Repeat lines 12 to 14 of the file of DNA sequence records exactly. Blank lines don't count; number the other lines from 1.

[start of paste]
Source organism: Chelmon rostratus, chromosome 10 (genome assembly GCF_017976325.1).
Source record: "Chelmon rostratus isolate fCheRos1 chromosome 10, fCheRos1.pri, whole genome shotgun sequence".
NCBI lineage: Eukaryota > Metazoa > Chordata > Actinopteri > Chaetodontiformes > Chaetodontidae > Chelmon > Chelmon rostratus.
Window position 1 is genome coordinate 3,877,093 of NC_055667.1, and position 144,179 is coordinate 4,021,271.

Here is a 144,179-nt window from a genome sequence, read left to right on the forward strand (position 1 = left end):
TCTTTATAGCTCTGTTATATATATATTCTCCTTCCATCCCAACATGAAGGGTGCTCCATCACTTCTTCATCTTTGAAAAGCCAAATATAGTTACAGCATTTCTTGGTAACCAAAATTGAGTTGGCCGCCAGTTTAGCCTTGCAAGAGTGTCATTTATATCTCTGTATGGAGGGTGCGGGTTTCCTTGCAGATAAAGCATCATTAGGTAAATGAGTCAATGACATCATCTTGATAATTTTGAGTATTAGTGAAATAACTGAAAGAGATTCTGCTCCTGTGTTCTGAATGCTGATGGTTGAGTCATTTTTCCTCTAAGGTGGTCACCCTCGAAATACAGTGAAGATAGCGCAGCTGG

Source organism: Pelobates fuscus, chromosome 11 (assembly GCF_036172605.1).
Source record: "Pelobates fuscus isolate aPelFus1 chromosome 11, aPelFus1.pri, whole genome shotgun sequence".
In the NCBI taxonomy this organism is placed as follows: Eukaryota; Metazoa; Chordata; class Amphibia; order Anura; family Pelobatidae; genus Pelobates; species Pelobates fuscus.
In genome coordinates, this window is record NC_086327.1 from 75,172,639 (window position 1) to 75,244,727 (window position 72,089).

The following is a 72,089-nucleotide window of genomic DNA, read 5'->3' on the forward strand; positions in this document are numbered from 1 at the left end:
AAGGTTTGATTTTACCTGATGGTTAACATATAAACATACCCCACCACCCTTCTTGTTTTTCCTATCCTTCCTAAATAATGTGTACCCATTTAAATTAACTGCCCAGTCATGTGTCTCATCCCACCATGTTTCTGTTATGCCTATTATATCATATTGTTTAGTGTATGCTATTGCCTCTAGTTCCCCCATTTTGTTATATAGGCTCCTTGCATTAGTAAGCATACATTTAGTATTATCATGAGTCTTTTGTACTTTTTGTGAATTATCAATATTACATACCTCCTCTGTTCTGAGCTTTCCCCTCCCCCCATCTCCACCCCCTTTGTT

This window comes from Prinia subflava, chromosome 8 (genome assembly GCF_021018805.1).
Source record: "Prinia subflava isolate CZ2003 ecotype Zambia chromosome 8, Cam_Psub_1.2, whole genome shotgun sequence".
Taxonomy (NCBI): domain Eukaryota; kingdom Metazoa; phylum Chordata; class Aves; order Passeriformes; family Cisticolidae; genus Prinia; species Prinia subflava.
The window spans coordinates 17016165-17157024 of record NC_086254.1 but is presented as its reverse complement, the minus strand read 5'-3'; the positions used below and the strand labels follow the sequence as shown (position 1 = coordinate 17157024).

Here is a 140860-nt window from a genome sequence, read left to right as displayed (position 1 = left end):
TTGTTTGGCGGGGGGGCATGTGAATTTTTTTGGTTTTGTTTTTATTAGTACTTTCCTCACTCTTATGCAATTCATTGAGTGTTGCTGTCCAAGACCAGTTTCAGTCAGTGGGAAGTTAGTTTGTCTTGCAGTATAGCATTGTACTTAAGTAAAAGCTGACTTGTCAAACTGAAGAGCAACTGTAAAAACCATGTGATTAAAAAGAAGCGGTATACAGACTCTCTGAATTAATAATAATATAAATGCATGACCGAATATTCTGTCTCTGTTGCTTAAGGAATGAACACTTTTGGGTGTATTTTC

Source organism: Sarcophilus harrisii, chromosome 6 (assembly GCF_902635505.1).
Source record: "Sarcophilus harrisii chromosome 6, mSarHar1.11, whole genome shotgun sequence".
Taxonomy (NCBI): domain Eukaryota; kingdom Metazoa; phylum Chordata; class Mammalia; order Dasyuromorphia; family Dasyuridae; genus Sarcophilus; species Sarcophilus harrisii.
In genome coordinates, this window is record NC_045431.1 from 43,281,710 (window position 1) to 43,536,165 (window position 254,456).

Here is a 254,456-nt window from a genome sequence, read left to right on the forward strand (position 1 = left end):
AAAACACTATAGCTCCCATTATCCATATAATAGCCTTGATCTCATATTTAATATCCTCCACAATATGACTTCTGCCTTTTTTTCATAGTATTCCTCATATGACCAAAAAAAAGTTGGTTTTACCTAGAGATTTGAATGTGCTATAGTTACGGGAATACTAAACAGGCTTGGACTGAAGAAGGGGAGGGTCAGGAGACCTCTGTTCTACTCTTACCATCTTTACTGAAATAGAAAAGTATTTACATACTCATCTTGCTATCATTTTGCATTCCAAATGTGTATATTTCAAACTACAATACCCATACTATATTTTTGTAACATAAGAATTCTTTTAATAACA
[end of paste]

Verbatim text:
AAGGTTTGATTTTACCTGATGGTTAACATATAAACATACCCCACCACCCTTCTTGTTTTTCCTATCCTTCCTAAATAATGTGTACCCATTTAAATTAACTGCCCAGTCATGTGTCTCATCCCACCATGTTTCTGTTATGCCTATTATATCATATTGTTTAGTGTATGCTATTGCCTCTAGTTCCCCCATTTTGTTATATAGGCTCCTTGCATTAGTAAGCATACATTTAGTATTATCATGAGTCTTTTGTACTTTTTGTGAATTATCAATATTACATACCTCCTCTGTTCTGAGCTTTCCCCTCCCCCCATCTCCACCCCCTTTGTT

This window comes from Prinia subflava, chromosome 8 (genome assembly GCF_021018805.1).
Source record: "Prinia subflava isolate CZ2003 ecotype Zambia chromosome 8, Cam_Psub_1.2, whole genome shotgun sequence".